Names are special, which is why we're bothered when someone pronounces either our first or last name wrong.
I've had people ridicule my first name for as long as I can remember, but it's never bothered me.
The only reason is because a first name essentially belongs to you, so if someone wants to say something about me, so be it.
However, if someone was to ridicule my last name, that means they're making fun of a name that represents my family's history.
And as we all know, history has always been greater than us. For that reason, having something connected to our roots be denied or become the subject of mockery is simply insulting.
I've heard last names like Dick, Death, Crook, Shatakokov; and even though people can be easily teased for having these last names, we forget that it wasn't of their choosing.
It belongs to their ancestors, and the least we can do is respect that.
That's all a 65-year-old man from Canada wished for when the Nova Scotia Registry of Motor Vehicles canceled his personalized licence plate.
After more than 25 years of driving with a plate that had his family's last name on it, someone complained that it should be changed.
He's been fighting to get it reinstated, arguing that he received it as a gift from this father for his 65th birthday.
However, his provincial government agrees with the complainant that the plate is "socially unacceptable."
Should He Change It?
In April 2017, Lorne Grabher argued that making him change the licence plate with his last name on it would be infringing upon his right to freedom of expression.
“We aren’t going to be suing for damages or monetary compensation,” Grabher's lawyer told CTV Atlantic. “We just want a reversal of the government’s unjust decision.”
The letter he received by the registry explained that the public "can misinterpret it as a socially unacceptable slogan."
In an email sent to CBC News by a spokesman from the Department of Transportation, Brian Taylor wrote, "A complaint was received outlining how some individuals interpret [the name] as misogynistic and promoting violence against women."
"With no way to denote that it is a family name on the plate, the department determined it was in the public's best interest to remove it from circulation," the statement added.
Lorne told local reporters that he had only been praised for showcasing his Austrian-German heritage, until President Donald Trump's controversial video bragging about how he grabs women by their genitals went viral.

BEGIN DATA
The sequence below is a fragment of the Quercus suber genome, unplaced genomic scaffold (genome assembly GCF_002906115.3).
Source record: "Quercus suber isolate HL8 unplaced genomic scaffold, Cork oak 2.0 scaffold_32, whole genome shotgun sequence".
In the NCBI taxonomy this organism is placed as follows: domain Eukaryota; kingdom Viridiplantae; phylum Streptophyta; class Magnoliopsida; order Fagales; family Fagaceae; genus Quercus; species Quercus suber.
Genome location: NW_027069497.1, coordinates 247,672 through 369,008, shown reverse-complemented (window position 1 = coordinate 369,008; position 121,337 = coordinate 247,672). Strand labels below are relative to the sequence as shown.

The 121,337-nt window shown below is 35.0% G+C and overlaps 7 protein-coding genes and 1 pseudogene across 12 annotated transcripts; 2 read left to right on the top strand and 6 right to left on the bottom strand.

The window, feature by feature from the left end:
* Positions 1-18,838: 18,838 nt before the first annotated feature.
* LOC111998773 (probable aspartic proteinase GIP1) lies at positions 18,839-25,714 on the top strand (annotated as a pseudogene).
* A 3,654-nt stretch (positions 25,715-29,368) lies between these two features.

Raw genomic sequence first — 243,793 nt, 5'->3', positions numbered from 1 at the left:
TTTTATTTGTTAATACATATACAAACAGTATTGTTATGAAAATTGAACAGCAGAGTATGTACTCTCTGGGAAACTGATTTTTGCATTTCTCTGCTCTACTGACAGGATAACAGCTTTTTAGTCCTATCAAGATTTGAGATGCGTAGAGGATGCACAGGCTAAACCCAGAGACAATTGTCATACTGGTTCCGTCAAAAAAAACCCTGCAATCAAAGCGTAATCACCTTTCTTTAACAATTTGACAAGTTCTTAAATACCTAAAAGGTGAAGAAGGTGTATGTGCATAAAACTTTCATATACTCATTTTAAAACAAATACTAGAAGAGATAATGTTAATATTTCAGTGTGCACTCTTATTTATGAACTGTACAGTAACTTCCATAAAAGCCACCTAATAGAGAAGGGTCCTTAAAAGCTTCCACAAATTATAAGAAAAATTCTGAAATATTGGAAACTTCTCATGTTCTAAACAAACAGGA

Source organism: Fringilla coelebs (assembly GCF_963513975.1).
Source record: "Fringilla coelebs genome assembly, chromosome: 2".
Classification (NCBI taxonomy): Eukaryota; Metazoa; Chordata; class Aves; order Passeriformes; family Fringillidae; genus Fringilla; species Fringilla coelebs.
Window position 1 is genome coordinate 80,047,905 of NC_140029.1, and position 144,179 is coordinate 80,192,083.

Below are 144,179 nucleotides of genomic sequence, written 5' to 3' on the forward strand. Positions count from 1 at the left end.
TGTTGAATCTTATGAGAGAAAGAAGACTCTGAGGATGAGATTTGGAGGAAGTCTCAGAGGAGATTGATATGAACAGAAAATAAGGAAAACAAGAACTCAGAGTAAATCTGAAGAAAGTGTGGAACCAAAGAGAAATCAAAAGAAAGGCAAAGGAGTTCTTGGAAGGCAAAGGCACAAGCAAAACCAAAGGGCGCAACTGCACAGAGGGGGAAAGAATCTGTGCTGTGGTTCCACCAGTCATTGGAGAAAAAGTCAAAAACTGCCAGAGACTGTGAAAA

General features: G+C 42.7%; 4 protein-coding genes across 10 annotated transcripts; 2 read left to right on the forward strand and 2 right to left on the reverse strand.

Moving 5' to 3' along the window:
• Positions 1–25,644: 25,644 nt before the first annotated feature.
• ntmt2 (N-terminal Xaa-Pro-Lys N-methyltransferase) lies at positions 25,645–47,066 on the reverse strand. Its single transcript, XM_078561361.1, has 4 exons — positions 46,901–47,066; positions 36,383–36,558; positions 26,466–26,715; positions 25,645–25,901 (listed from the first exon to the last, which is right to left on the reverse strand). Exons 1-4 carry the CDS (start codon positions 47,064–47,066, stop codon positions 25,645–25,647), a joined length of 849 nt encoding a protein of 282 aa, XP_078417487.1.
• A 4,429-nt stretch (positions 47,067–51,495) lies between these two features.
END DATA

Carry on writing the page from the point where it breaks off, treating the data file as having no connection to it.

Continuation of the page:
"Donald Trump is a totally different person. He's ignorant. He doesn't care about anybody and I shouldn't be put in a class like him," he told CBC.
Grabher said he's not going down without a fight: "If I back down than they can do this to anybody. I guess a last name doesn’t mean anything to them.”
His trial is scheduled for September 2018.
It’s unfortunate that Grabher’s last name is being shunned by members of his community, but I did manage to find a few hilarious license plates for you to giggle at…
“Think Of The Children”
I thought Virginia was famous for peanuts?
“This Plumber Means Business”
“This Is For My Friend Amanda”
“Duct Tape For The Win”
“Is He Still Married?”
“Now We Know Why He Hates His Wife”
There's one case where a judge ordered parents to change their daughter's name - or else he would...
A French couple chose to name their daughter Liam, until the government stepped in and ordered them to change it.
French officials were concerned the name, which is traditionally given to a boy, would be "likely to create a risk of gender confusion."
The court prosecutor added that the name was "contrary to the interest of the child and could harm her in her social relations and told a judge to ban the parents from using it."
The anonymous parents were forced to postpone their newborn daughter's baptism, and hope to receive legal aid to fight the order.
Surprisingly, this isn't the first time a child's name has stirred controversy.
Banned Baby Names
The French government seems to very particular with names. In 2015, a French court refused to allow a girl be named Nutella.
They've also stepped in when people have tried to name their child Fraise (Strawberry) or Manhattan.
We can understand the banning of names that have a sexual nature, and maybe names that are a little unusual, but certain countries have banned even common names.
For example, in Iceland, parents must choose from a list of approved names for their children. Popular names like Duncan, Camilla, and Harriet didn't make the cut.